The fire began dying down after it outlived its usefulness. Tobih was back to cleaning our weapons while Angel and I started packing away the things she had brought out for breakfast. We managed to finish our task quickly, but Tobih still worked away on his. The sunlight was still too weak to travel in so the two of us sat around him and watched as he went at my staff with his towel.
Things felt a little too silent so I spoke up. “So, what are the plans once we finish here and find Ragnvaldr?”
“That’s kind of what I wanted to ask you. You and Ragnvaldr seemed to have made some plans of your own for the future. I don’t know how far out those will happen. Me? I’m kind of afraid of how things will go when we finish here so I don’t know if I’d like to see those things…The wedding and everything, sooner or later, but I do want to see them.” Tobih spilled his thoughts out and it seemed so effortless. I know he had secrets he wanted to keep, but he was generally outspoken and I envied that about him.
“I’m not sure when it will happen either. I have to find Ragnvaldr first. That’s the number one priority.” I played around with the laces on my boots as I tried to think about what I wanted to do after we left all of this mess behind.
Tobih looked up at me, “I want to buy a place for the guild to call home. ” It must have been what I heard when I was awake. “Most of us are actually refugees so we don’t have a place to call home right now. We sleep in camps along the road or in the carriage sometimes. If I can find a building for it, we’ll finally have a place to put beds and to store belongings instead of having to toss them out when we had too many.
I think about it everyday. Sometime ago on our trip, I finally decided on it. The Refugees officially need a home.”
I smiled, “That’s very noble, Tobih. I want to help you. After Ragnvaldr and I find our home, of course.” Shuffling around in my spot, I tried to put my thoughts together into words as well as he had his, “I think that after Orr and after I find him, I want to go back to Divinity’s Reach. I left without saying anything so I need to tell my… caretakers.” I paused on that word. The longer I was out on this trip, I realized how much resentment I had in the way that they treated me. I was old enough to be out on my own and yet they had kept me pent-up inside like I was something to be embarrassed of. When I moved out I realized that I was my own person and not theirs to control… No matter what they saved me from. I could be grateful without being a prisoner. “I’m going to tell them that I am grateful to them for saving me, but that I’ll be leaving them now.”
“What about you, Angel?” I asked out of curiosity.
“I prefer not to make plans that far into the future. However, I was thinking about what Tobih said about getting a place for the guild to stay. I want to offer my house as a temporary residence until you can find a place in the trees or whatever.” She folded her arms, “Just don’t let them mess the place up and I’ll toss you if you go through my things again.”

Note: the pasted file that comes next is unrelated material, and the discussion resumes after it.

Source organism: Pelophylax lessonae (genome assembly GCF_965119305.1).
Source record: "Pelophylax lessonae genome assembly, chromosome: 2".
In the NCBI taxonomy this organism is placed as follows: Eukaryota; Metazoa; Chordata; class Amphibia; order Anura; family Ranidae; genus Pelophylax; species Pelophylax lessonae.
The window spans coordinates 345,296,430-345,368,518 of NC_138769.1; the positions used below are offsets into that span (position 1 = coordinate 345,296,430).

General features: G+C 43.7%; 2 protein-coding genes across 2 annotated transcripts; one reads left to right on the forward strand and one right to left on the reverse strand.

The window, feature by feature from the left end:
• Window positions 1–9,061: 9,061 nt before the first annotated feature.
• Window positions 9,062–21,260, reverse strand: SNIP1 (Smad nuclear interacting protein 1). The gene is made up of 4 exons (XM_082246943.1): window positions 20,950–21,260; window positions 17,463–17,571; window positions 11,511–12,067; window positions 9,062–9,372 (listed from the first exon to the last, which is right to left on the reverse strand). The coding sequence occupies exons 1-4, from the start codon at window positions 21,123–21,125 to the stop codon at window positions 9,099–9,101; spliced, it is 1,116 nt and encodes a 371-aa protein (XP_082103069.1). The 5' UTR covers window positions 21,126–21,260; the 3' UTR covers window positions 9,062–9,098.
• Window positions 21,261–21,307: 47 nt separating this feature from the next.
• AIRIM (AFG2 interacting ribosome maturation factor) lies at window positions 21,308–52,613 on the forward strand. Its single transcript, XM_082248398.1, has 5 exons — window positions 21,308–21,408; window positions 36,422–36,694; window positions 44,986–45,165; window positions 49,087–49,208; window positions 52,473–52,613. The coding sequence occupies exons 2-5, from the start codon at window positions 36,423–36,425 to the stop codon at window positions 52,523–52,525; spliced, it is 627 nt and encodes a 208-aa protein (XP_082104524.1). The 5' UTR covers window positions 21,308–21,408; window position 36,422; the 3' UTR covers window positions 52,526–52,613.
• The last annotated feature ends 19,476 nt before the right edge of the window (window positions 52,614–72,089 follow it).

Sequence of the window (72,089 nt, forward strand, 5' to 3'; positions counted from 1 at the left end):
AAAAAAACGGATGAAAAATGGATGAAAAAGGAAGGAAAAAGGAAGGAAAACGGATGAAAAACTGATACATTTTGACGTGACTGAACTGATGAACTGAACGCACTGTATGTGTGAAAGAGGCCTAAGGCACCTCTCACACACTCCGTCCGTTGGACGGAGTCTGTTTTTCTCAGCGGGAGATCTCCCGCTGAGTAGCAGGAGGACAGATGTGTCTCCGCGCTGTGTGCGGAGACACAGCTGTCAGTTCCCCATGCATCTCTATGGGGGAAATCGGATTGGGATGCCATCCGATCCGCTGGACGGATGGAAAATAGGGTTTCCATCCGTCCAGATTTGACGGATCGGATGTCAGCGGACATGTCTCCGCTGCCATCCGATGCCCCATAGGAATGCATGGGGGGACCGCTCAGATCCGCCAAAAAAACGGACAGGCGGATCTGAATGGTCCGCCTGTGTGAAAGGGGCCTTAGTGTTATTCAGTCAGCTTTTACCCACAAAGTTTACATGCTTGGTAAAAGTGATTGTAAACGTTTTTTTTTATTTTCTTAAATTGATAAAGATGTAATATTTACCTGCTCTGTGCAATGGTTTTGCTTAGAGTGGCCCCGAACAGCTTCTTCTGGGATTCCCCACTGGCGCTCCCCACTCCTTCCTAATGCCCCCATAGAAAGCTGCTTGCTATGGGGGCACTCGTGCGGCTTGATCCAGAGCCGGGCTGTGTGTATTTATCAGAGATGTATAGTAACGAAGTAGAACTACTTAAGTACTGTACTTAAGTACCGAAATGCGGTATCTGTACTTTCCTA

Tobih reached over and patted her back before standing up, “I appreciate it. Maybe we’ll take you up on that. It would be nice to have a place to rest after this.” He handed my staff to me. It felt considerably smoother to the touch and was still warm from Tobih’s hands. “Good as new.”
“Thanks.” It felt a lot more responsive as I pooled my newfound energy into it. He had talked about the importance of treating it like part of my body and it seemed to have proven to be at least somewhat true.
We set off on our journey when the sun peeked out from behind the bare mountains and touched the land with pale light
It was often that I wondered if this really was the right decision or not. I was following everyone else’s orders again, but my heart said to go back. It didn’t feel right to keep progressing like this, no matter what anyone else wanted for me. I remained silent, keeping these worrying thoughts to myself because maybe I wasn’t in a good place to be making these decisions right now.
The morning was quiet with hardly any undead patrolling the roads. At least none that we had seen. It almost seemed as if the existence of the risen could have been just a nightmare.
“That, over there, is that a farmer?” Tobih pointed towards the direction the sun was rising from.
“And his bull. He must have been going to the market…” Angel added as I attempted to focus on the figures.
It was a grim reminder that I tried not to think too much about; these were once people. They once lived, maybe at the same time I did. An entire nation of people who, in one cataclysmic event decided upon by a singular person, drowned.
“Do you think the whole ones still remember who they are, even a bit?” She continued as we watched the risen with his undead bull make their way down the distant path.
“I don’t want to know.” I wanted desperately to remain blissfully ignorant to such thoughts. I faced away, hoping they would take it as a sign to continue walking.
Tobih turned around and stood next to me, “Why is that?”
I sighed, “If I kill them and they still had thoughts and actions from when they were living, wouldn’t it be just like killing the person? Would I want someone to kill me if I was in the same situation? Or is this just the dragon using their thoughts like it uses their bodies?”
He put his staff down, took my left hand with both of his and brought it level to our chests, “If the dragon controls me, I want you to end me. I don’t want to risk posing a threat to anyone, especially loved ones. If they’re anything like me, they don’t want to kill. If they’re like me, they would want you to release them.”
His words swayed me. I nodded to show I agreed with what he was saying.
“Keep your eye on the goal,” Angel, who was still watching the farmer and his bull, reminded me. “It isn’t good to dwell on such things.”